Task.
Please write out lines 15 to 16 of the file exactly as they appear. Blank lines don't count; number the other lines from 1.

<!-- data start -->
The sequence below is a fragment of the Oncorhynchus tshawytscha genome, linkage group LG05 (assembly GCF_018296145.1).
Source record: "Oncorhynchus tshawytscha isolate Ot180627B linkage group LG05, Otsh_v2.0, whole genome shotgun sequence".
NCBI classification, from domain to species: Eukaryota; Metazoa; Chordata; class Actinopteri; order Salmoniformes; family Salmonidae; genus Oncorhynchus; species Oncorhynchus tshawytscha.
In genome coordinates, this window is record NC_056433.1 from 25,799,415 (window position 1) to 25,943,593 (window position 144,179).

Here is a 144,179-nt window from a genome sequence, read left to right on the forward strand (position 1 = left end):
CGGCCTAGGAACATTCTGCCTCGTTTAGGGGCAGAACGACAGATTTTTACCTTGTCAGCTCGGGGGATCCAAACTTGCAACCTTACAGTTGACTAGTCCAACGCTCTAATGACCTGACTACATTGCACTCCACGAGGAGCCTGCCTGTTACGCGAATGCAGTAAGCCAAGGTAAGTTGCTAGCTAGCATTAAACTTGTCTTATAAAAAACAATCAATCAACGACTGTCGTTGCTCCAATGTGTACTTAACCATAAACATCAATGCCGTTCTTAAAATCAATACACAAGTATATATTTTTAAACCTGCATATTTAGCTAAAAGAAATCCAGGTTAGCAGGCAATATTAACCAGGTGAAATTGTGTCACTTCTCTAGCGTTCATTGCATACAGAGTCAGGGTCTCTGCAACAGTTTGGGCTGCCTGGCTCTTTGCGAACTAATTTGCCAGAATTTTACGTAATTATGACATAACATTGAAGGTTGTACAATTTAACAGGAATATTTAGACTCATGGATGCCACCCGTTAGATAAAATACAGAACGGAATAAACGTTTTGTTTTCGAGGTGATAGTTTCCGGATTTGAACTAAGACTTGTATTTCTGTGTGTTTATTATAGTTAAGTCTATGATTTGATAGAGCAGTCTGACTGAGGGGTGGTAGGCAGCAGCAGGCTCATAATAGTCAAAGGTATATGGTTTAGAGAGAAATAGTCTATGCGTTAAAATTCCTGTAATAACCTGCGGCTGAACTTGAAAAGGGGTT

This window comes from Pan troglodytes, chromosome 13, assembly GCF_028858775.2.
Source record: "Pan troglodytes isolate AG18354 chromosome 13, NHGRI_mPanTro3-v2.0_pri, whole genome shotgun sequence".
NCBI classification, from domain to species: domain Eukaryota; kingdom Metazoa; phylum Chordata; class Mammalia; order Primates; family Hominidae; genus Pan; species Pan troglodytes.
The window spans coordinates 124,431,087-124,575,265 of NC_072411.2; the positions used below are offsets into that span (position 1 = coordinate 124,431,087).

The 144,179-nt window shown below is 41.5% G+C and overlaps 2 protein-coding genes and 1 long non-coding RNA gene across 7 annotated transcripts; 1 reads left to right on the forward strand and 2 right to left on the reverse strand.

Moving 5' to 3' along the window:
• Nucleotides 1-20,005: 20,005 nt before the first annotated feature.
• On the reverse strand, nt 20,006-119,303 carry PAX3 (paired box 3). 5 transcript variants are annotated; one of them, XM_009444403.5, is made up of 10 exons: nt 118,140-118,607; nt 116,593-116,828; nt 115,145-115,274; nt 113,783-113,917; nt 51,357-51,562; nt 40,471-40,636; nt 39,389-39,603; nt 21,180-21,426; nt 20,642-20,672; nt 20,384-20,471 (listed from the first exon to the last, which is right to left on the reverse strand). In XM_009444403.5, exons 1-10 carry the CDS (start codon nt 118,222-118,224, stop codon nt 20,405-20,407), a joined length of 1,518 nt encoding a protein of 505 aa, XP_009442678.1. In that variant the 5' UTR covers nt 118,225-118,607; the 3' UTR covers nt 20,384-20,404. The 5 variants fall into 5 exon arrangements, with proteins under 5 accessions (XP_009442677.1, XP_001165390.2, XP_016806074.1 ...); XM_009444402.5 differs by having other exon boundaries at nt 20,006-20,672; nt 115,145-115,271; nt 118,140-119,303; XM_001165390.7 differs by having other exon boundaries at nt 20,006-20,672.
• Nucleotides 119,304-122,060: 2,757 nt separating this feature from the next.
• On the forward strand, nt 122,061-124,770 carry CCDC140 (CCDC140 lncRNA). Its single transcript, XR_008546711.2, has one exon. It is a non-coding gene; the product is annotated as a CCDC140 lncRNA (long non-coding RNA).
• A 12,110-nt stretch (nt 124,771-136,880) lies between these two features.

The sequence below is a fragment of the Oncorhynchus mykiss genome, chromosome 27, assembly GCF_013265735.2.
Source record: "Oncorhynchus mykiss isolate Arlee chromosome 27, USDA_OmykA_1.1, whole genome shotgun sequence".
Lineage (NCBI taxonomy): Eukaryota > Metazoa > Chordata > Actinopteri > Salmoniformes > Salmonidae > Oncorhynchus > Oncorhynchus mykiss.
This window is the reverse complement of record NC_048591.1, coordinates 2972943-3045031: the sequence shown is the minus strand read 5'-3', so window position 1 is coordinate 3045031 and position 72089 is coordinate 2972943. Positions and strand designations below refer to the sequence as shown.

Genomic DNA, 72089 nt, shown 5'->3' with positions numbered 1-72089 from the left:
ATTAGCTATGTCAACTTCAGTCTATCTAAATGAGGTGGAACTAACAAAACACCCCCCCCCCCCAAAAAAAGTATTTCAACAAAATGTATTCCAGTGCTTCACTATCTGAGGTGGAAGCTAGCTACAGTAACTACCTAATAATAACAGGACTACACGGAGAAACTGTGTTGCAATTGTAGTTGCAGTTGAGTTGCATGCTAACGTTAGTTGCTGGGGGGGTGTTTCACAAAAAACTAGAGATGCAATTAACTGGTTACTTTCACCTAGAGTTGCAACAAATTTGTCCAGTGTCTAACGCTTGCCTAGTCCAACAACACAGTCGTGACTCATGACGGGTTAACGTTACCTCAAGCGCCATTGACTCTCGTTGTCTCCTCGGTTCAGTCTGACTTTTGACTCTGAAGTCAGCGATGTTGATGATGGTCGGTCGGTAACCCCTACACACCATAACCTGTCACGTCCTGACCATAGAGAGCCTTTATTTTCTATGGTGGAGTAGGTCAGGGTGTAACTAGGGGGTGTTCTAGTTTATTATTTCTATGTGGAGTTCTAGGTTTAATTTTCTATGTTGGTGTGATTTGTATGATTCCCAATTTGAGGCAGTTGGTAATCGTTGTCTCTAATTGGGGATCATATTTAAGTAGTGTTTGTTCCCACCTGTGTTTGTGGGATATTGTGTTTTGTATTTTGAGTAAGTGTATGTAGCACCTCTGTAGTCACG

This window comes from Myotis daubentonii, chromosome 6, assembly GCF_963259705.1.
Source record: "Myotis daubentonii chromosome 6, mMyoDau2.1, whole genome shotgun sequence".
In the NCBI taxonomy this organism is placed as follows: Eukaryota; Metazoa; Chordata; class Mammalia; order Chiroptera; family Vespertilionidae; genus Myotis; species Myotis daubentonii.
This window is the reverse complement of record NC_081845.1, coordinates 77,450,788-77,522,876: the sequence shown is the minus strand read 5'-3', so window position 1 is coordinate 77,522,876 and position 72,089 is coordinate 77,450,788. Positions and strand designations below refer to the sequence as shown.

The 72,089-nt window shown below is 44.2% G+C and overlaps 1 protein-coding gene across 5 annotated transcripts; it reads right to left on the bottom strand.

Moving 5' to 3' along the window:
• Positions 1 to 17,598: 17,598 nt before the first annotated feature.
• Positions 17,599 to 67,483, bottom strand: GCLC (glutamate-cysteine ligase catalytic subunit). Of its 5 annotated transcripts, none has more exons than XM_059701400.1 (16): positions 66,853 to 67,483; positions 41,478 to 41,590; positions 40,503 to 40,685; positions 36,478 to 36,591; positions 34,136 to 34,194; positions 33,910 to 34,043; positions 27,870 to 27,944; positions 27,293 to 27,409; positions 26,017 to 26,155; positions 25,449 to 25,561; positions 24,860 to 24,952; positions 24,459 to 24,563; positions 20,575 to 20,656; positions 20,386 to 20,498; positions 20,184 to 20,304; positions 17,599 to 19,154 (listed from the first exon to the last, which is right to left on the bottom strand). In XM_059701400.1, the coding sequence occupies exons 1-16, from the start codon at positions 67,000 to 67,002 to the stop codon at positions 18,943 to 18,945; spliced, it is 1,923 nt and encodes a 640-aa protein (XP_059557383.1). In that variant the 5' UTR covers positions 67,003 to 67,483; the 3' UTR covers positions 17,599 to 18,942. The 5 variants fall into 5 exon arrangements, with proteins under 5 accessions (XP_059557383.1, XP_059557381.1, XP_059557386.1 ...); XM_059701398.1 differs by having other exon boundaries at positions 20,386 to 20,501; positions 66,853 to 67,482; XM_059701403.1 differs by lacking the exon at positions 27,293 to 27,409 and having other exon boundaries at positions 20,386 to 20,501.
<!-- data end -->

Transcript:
• Nucleotides 119,304-122,060: 2,757 nt separating this feature from the next.
• On the forward strand, nt 122,061-124,770 carry CCDC140 (CCDC140 lncRNA). Its single transcript, XR_008546711.2, has one exon. It is a non-coding gene; the product is annotated as a CCDC140 lncRNA (long non-coding RNA).